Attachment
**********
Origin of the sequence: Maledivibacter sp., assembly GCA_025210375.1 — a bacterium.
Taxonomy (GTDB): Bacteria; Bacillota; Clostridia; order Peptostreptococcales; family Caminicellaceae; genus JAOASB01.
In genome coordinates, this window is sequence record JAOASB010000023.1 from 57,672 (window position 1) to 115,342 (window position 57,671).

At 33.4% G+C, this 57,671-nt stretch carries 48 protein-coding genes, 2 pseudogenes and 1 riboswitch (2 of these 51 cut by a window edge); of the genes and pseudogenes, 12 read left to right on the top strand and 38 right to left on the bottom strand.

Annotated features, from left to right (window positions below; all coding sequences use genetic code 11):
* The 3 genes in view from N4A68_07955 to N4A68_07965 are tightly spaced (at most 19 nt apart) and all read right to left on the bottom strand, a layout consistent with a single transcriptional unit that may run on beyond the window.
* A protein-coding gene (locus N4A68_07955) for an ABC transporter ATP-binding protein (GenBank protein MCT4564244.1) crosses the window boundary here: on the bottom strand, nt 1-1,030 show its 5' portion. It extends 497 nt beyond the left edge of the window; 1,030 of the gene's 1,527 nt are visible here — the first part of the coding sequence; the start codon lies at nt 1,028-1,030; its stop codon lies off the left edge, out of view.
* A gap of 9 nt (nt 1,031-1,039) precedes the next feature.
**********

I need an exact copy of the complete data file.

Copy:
Origin of the sequence: Maledivibacter sp., assembly GCA_025210375.1 — a bacterium.
Taxonomy (GTDB): Bacteria; Bacillota; Clostridia; order Peptostreptococcales; family Caminicellaceae; genus JAOASB01.
In genome coordinates, this window is sequence record JAOASB010000023.1 from 57,672 (window position 1) to 115,342 (window position 57,671).

At 33.4% G+C, this 57,671-nt stretch carries 48 protein-coding genes, 2 pseudogenes and 1 riboswitch (2 of these 51 cut by a window edge); of the genes and pseudogenes, 12 read left to right on the top strand and 38 right to left on the bottom strand.

Annotated features, from left to right (window positions below; all coding sequences use genetic code 11):
* The 3 genes in view from N4A68_07955 to N4A68_07965 are tightly spaced (at most 19 nt apart) and all read right to left on the bottom strand, a layout consistent with a single transcriptional unit that may run on beyond the window.
* A protein-coding gene (locus N4A68_07955) for an ABC transporter ATP-binding protein (GenBank protein MCT4564244.1) crosses the window boundary here: on the bottom strand, nt 1-1,030 show its 5' portion. It extends 497 nt beyond the left edge of the window; 1,030 of the gene's 1,527 nt are visible here — the first part of the coding sequence; the start codon lies at nt 1,028-1,030; its stop codon lies off the left edge, out of view.
* A gap of 9 nt (nt 1,031-1,039) precedes the next feature.